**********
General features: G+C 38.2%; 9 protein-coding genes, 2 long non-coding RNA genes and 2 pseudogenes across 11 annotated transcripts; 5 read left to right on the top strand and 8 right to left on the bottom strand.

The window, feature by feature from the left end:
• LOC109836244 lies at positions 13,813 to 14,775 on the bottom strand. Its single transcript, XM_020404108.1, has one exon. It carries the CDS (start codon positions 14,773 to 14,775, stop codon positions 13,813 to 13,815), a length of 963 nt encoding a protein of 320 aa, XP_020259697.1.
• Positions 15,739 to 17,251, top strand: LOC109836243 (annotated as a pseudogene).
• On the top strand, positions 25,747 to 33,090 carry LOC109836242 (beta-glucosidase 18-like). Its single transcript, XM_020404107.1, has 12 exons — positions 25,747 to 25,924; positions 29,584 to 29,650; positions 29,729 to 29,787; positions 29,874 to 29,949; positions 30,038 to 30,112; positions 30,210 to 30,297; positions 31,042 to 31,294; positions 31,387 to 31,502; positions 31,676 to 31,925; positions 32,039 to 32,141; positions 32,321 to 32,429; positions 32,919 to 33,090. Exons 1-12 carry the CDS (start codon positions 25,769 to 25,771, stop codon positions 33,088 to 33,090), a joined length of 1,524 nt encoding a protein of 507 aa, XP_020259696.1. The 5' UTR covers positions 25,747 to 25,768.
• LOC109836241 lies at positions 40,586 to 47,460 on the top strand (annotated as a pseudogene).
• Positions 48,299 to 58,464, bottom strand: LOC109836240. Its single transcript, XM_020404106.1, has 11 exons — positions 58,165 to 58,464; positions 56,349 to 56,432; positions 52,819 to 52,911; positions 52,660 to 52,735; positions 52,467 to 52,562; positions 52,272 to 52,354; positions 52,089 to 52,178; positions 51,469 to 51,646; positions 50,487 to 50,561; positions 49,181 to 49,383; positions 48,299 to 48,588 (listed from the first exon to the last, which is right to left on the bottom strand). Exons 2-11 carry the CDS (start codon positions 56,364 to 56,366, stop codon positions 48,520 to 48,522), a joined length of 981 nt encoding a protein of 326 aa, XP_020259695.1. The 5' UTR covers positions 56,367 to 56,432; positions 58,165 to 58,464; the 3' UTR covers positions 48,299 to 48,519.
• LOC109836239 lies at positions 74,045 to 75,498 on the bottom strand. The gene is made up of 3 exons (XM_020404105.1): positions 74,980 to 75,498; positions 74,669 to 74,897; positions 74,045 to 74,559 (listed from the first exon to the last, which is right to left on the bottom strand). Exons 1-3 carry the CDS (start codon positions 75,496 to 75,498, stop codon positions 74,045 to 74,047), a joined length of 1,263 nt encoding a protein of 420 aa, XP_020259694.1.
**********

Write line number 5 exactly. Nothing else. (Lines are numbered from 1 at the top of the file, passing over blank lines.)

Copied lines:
• On the top strand, positions 25,747 to 33,090 carry LOC109836242 (beta-glucosidase 18-like). Its single transcript, XM_020404107.1, has 12 exons — positions 25,747 to 25,924; positions 29,584 to 29,650; positions 29,729 to 29,787; positions 29,874 to 29,949; positions 30,038 to 30,112; positions 30,210 to 30,297; positions 31,042 to 31,294; positions 31,387 to 31,502; positions 31,676 to 31,925; positions 32,039 to 32,141; positions 32,321 to 32,429; positions 32,919 to 33,090. Exons 1-12 carry the CDS (start codon positions 25,769 to 25,771, stop codon positions 33,088 to 33,090), a joined length of 1,524 nt encoding a protein of 507 aa, XP_020259696.1. The 5' UTR covers positions 25,747 to 25,768.